Drive: The Surprising Truth About What Motivates Us by Daniel H. Pink
The main idea in Drive is about intrinsic versus extrinsic motivation. Basically, intrinsic is better, and we’d all be better off if we ordered society in a way that allowed people to be led by our normal urges to learn, create, and achieve, rather than by the need to make money by spinning like a hamster in a wheel. Pink’s audience is primarily business leaders, who might actually have the ability to put some of these ideas into practice through making changes in the workplaces they manage. He does a good job of arguing that this would not only improve their employees’ job satisfaction, but thier company’s bottom line. It’s easy to agree with everything he writes.
I think the book would have been even more interesting if Pink had questioned why bosses and others in power try so hard to use extrinsic rewards to “motivate” people, in spite of evidence that it doesn’t really work. It’s really about power. It comes from distrust of and contempt for workers. Bosses don’t trust employees to work hard without a carrot or stick because they see them as inferior. So they try to use the power of the purse strings to make those who depend on that purse do what they want. On the other hand, their use of financial rewards is also an acknowlegement of their lack of power. Bosses rely on money to motivate because they have given up on having any impact on employees’ minds and hearts. They want to throw money at the problem of motivation because they feel that’s all they can do. The fact that external rewards don’t motivate us comes from our innate desire to resist when others try to blatantly exert power over us. I would have felt more satisfied if I saw this explanation in the book, but considering its intended audience, Pink probably feared to offend.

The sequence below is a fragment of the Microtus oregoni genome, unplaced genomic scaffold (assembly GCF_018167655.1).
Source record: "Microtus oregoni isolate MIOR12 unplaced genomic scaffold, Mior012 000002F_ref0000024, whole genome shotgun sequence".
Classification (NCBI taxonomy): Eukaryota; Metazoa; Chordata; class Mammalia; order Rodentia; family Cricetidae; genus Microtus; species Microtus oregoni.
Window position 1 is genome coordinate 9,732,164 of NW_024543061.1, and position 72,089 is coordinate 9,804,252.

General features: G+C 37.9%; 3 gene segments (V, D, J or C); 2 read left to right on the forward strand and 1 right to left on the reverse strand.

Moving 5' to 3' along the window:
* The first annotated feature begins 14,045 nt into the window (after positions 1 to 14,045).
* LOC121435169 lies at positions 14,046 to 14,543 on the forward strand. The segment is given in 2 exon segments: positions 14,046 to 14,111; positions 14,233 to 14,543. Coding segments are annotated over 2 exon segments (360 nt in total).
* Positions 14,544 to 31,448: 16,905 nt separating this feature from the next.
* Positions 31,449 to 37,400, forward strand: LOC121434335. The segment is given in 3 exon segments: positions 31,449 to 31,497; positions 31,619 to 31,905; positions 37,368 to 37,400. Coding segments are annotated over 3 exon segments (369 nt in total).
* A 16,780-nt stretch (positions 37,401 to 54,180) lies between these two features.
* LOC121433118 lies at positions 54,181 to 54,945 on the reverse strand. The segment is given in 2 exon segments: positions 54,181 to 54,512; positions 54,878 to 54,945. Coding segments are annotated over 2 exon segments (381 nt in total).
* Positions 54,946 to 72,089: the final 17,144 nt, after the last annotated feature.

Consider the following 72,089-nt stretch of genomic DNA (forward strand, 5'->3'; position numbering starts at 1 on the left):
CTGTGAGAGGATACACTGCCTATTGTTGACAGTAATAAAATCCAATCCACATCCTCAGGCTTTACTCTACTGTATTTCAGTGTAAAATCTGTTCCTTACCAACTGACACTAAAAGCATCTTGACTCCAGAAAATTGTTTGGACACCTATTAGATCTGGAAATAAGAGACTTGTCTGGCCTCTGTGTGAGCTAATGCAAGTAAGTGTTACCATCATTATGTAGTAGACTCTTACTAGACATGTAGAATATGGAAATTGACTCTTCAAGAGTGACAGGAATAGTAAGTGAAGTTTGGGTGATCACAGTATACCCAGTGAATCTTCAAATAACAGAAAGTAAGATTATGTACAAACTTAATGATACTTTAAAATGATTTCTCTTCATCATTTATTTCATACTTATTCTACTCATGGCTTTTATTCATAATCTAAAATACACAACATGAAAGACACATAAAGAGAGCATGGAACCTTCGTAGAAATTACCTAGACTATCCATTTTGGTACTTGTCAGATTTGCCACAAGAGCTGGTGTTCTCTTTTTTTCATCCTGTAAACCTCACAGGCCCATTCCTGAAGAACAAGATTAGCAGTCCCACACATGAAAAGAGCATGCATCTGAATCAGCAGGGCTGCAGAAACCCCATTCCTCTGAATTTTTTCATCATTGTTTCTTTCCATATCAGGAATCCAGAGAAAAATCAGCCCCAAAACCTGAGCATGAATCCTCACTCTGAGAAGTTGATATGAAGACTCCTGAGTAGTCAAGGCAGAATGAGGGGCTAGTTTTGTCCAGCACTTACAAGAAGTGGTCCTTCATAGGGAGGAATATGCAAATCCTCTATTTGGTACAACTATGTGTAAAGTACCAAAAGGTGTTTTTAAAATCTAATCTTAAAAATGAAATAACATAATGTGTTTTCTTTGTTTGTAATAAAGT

The style of this book’s writing suffers from gimmicky business-speak that’s not to my personal taste. There’s a created vocabulary that’s not really necessary, full of acronyms, trendy 1.0 versus 2.0 versus 3.0 distinctions, and concepts abbreviated for convenience, all repeated frequently so that the bored business traveler will better remember the ideas. When Pink is telling stories and quoting stats, he has a decent, clear nonfiction style, but the contrived invented vocabulary got annoying to me after a while.
Tomorrow, I’m going to write about the implications of this motivation research on teacher pay and evaluations.